Spidery scrawl and good eyesight

Back in November we released our second set of project data – details of around 500 Great Eastern Railway (GER) staff and former staff, between them making about 600 applications to the GER Benevolent Fund for support following an accident at work. The applications were made between 1913 and 1923, but as the data showed, some of the accidents to which they referred went back into the 19th century, demonstrating the long-lasting impacts of occupational accidents.

Page 3 of the book, including details of RC Banks’ case.
Courtesy National Railway Museum

During 2018 the Benevolent Fund ledger book, held at the NRM, was transcribed in its entirety by our NRM volunteers. Between them they did brilliant work, interpreting the sometimes hard-to-read manuscript, now mostly over 100 years old. However, there were a few cases – six – where some detail just couldn’t be figured out, whether by original transcriber, the NRM’s volunteer coordinator Craig Shaw or Mike Esbester.

Parkeston Quay, 1923
Courtesy National Library of Scotland Maps

One case was that of RC Banks, who was injured at work on 24 April 1921. We could see that he was a Foreman Fitter – a fitter being something of a jack-of-all-trades, who would carry out running repairs to stock or equipment to keep it going until more substantial attention was needed. The station was given as Parkeston – meaning Parkeston Quay, or the continental station on the way to Harwich, in Essex. And we knew that his eye was injured, though not to what extent or how.

On 11 August 1921, nearly 4 months after the accident, the Fund Committee allowed Banks’ claim of £5.0.0, simply noting under the ‘purpose’ column that it was a ‘grant’, rather than any more detailed description of what the money was to be spent on. We know from other cases in the book that an artificial (glass) eye cost anything between 7/6 and £1.7.6 – quite some variation anyway (what made one of those eyes worth a whole pound more?). But that’s still quite a lot less than the £5 Banks was awarded.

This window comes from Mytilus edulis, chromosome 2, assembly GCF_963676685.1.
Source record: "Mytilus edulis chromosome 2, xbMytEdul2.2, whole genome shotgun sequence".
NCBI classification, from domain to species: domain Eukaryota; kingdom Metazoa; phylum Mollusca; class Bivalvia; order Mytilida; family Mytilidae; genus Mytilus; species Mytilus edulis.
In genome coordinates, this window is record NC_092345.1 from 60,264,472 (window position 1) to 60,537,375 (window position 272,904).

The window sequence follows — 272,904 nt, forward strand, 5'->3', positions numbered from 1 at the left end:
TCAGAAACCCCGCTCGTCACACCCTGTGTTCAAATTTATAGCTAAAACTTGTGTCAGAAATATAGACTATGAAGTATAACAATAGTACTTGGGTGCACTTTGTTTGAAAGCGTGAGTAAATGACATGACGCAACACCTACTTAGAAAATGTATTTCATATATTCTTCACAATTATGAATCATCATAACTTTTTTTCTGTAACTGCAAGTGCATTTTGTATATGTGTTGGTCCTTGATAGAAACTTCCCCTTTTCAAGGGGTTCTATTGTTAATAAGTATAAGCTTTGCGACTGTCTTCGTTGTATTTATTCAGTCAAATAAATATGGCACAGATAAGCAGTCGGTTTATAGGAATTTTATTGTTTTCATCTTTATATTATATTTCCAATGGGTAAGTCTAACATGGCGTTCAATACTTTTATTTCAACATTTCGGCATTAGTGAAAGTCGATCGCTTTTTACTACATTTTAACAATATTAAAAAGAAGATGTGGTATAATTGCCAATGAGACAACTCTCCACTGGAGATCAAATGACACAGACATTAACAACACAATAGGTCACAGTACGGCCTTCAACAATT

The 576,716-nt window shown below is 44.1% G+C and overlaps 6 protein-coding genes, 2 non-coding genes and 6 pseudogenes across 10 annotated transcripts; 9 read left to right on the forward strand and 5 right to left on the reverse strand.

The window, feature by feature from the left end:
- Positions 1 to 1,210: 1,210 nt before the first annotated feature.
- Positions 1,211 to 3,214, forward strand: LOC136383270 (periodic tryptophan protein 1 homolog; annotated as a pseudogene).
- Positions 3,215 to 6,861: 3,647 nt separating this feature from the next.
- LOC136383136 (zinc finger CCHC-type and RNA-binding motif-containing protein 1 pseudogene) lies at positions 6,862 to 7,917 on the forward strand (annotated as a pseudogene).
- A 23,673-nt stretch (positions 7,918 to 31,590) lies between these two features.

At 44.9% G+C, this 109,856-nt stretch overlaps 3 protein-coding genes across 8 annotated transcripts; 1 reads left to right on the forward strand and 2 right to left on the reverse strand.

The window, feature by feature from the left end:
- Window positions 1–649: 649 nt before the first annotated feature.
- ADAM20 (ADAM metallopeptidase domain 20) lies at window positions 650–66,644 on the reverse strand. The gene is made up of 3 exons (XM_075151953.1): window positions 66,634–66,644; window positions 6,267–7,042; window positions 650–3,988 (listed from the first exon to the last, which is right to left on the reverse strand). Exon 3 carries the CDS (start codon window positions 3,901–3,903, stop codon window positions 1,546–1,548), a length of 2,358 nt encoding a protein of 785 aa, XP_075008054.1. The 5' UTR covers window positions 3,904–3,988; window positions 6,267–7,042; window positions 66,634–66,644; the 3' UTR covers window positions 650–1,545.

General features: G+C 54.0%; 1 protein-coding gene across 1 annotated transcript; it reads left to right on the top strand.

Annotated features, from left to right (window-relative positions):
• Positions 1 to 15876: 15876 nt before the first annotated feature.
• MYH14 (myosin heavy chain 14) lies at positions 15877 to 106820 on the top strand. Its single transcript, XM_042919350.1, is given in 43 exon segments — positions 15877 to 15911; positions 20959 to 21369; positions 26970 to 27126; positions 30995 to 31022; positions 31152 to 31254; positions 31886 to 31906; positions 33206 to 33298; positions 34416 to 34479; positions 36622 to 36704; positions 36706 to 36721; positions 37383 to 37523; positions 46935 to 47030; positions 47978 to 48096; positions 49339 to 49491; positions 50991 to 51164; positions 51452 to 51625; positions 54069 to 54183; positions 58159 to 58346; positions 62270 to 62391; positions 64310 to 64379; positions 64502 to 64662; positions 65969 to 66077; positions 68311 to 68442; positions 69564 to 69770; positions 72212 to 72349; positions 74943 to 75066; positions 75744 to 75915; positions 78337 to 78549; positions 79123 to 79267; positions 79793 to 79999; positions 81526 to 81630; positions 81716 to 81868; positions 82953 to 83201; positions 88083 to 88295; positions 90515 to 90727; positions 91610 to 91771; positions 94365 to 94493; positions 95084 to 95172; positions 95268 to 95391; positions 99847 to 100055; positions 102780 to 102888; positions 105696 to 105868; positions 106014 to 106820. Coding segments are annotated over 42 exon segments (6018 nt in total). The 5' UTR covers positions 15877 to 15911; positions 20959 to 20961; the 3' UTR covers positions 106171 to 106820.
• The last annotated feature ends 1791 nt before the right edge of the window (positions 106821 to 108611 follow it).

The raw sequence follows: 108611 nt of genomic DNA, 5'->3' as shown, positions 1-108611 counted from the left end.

The offending section of the book . The Department is on the left; the location, Parkeston, is on the right.
Courtesy National Railway Museum.

However, it was proving difficult to work out to which Department Banks’ had belonged. What to do about this and the other so-far impossible to interpret squiggles? We could have left it, noting the uncertainty in the database in some way. However, no-one was really content with that. Instead, we decided to harness the power of Twitter – and it really worked!

On 15 August 2018 the project account (@RWLDproject) tweeted about the book and the images needing deciphering. The response was fairly much instant, and phenomenal – replies, retweets and lots of suggestions from people with more patience and/or better eyesight than us! We received our greatest number of impressions to date – 16,748. It seems people like a good challenge. More importantly, 2 of the 6 queries were wrapped up within the hour, and we soon had credible suggestions for the other 4, including Banks’ Department: Marine Engineers’. Hard to make out, but it fits with the location. So, first and foremost here – we’d like to thank everyone who got involved and helped us.